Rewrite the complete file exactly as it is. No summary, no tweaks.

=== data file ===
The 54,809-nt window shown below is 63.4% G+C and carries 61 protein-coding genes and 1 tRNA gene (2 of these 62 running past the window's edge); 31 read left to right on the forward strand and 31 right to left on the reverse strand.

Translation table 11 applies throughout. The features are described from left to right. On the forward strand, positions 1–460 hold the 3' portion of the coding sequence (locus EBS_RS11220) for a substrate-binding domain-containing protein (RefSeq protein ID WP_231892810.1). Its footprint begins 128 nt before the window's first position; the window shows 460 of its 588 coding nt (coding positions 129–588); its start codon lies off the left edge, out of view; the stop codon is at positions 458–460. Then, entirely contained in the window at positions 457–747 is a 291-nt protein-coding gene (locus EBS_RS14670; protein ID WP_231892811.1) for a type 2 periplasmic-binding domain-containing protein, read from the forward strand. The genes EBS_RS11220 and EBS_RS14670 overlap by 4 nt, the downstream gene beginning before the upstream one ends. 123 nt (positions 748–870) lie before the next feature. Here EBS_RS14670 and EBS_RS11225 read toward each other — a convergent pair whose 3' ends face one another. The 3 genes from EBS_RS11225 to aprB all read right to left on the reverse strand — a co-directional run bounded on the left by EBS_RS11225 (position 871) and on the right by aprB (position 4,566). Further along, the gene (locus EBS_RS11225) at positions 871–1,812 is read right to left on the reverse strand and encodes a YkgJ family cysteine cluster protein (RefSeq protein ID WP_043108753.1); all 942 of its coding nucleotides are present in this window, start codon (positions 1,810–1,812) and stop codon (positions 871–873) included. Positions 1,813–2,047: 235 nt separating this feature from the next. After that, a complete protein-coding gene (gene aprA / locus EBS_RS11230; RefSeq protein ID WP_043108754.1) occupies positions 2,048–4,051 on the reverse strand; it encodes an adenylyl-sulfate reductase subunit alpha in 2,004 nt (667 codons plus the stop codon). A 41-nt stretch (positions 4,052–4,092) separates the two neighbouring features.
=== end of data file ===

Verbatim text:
The 54,809-nt window shown below is 63.4% G+C and carries 61 protein-coding genes and 1 tRNA gene (2 of these 62 running past the window's edge); 31 read left to right on the forward strand and 31 right to left on the reverse strand.

Translation table 11 applies throughout. The features are described from left to right. On the forward strand, positions 1–460 hold the 3' portion of the coding sequence (locus EBS_RS11220) for a substrate-binding domain-containing protein (RefSeq protein ID WP_231892810.1). Its footprint begins 128 nt before the window's first position; the window shows 460 of its 588 coding nt (coding positions 129–588); its start codon lies off the left edge, out of view; the stop codon is at positions 458–460. Then, entirely contained in the window at positions 457–747 is a 291-nt protein-coding gene (locus EBS_RS14670; protein ID WP_231892811.1) for a type 2 periplasmic-binding domain-containing protein, read from the forward strand. The genes EBS_RS11220 and EBS_RS14670 overlap by 4 nt, the downstream gene beginning before the upstream one ends. 123 nt (positions 748–870) lie before the next feature. Here EBS_RS14670 and EBS_RS11225 read toward each other — a convergent pair whose 3' ends face one another. The 3 genes from EBS_RS11225 to aprB all read right to left on the reverse strand — a co-directional run bounded on the left by EBS_RS11225 (position 871) and on the right by aprB (position 4,566). Further along, the gene (locus EBS_RS11225) at positions 871–1,812 is read right to left on the reverse strand and encodes a YkgJ family cysteine cluster protein (RefSeq protein ID WP_043108753.1); all 942 of its coding nucleotides are present in this window, start codon (positions 1,810–1,812) and stop codon (positions 871–873) included. Positions 1,813–2,047: 235 nt separating this feature from the next. After that, a complete protein-coding gene (gene aprA / locus EBS_RS11230; RefSeq protein ID WP_043108754.1) occupies positions 2,048–4,051 on the reverse strand; it encodes an adenylyl-sulfate reductase subunit alpha in 2,004 nt (667 codons plus the stop codon). A 41-nt stretch (positions 4,052–4,092) separates the two neighbouring features.